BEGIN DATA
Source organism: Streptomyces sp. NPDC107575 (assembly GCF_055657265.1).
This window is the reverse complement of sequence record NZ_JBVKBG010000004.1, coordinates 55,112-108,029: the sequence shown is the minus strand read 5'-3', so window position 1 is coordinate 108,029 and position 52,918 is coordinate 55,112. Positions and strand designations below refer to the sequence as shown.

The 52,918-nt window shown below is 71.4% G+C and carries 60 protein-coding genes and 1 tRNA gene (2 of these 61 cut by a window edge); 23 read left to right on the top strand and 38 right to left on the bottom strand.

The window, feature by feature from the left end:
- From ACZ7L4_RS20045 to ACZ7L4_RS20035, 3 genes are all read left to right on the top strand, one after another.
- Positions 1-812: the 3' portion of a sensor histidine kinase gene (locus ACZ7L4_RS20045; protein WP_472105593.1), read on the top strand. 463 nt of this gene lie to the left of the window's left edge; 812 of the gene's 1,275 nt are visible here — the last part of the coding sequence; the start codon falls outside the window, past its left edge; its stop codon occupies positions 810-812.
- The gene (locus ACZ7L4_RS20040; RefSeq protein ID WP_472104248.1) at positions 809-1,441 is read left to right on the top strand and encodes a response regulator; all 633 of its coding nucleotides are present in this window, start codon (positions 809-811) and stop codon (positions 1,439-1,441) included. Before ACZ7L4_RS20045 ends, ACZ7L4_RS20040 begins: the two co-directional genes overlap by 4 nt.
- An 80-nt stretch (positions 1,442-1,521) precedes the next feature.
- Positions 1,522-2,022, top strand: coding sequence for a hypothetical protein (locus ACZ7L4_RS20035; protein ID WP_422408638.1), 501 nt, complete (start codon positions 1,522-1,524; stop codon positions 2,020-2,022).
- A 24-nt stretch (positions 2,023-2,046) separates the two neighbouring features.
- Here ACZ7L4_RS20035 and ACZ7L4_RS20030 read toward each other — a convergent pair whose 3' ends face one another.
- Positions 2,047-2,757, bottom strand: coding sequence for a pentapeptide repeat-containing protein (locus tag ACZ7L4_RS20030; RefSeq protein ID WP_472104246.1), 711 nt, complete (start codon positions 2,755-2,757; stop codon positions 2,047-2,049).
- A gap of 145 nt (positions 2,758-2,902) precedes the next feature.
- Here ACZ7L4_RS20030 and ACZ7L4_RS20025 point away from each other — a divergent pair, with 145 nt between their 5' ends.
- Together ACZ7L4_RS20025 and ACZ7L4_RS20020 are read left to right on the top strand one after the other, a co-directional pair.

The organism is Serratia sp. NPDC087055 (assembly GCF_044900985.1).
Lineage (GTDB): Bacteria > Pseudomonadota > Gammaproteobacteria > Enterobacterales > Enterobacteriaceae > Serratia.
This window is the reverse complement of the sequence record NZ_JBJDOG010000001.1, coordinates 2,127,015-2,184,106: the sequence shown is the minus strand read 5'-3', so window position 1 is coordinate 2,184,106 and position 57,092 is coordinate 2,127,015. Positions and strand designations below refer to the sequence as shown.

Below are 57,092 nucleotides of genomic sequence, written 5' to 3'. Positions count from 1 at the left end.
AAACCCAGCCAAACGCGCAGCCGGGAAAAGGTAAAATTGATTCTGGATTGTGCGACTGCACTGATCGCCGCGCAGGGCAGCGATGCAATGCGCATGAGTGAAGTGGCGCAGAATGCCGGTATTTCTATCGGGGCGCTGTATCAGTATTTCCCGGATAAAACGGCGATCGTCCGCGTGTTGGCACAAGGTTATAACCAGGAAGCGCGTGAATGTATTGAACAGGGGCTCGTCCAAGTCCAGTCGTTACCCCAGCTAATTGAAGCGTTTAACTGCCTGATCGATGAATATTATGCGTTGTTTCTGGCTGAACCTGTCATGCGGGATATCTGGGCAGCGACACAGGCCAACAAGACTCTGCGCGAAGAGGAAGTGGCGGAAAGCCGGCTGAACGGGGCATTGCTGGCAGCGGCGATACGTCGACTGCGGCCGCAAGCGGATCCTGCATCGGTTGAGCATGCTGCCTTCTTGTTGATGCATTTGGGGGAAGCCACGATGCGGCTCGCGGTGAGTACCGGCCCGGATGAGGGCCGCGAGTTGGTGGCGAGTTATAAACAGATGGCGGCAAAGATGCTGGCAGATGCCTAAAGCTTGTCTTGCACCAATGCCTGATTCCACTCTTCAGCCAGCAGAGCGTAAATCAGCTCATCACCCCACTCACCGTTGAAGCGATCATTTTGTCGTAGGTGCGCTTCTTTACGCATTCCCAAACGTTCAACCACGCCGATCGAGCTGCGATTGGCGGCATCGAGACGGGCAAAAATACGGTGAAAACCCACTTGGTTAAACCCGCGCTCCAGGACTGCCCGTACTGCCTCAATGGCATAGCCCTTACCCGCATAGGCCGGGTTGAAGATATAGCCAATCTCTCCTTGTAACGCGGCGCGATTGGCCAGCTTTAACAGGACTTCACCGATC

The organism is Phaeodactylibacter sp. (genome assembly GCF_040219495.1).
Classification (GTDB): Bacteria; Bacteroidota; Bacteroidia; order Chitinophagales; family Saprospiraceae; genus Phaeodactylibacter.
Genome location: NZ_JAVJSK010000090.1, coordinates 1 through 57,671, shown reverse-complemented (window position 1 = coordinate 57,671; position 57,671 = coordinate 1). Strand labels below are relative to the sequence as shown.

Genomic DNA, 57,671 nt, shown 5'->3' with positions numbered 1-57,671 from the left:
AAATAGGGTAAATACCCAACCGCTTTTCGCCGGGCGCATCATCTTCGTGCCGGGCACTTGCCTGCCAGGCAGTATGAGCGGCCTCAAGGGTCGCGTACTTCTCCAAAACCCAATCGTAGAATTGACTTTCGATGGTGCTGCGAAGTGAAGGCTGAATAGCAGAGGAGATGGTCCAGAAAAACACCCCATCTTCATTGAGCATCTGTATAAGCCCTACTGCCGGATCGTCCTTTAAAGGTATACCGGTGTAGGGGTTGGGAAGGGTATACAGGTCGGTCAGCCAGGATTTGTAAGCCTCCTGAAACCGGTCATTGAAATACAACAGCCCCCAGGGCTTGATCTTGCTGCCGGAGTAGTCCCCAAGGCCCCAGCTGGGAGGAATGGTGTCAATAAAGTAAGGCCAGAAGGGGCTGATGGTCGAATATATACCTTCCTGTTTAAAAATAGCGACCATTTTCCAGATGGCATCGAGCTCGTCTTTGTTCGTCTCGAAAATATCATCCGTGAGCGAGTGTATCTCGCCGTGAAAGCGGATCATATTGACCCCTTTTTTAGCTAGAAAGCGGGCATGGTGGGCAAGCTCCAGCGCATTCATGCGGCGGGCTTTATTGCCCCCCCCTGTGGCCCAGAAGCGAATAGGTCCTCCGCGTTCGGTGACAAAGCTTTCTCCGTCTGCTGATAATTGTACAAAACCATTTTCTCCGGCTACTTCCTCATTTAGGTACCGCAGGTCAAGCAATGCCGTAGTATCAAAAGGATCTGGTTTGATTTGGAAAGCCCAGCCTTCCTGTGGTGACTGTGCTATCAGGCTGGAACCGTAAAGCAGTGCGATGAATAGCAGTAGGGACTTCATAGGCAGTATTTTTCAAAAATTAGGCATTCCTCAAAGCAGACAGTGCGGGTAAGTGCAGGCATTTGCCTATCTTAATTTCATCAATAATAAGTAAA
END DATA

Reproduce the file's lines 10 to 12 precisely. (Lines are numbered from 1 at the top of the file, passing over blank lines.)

- A 24-nt stretch (positions 2,023-2,046) separates the two neighbouring features.
- Here ACZ7L4_RS20035 and ACZ7L4_RS20030 read toward each other — a convergent pair whose 3' ends face one another.
- Positions 2,047-2,757, bottom strand: coding sequence for a pentapeptide repeat-containing protein (locus tag ACZ7L4_RS20030; RefSeq protein ID WP_472104246.1), 711 nt, complete (start codon positions 2,755-2,757; stop codon positions 2,047-2,049).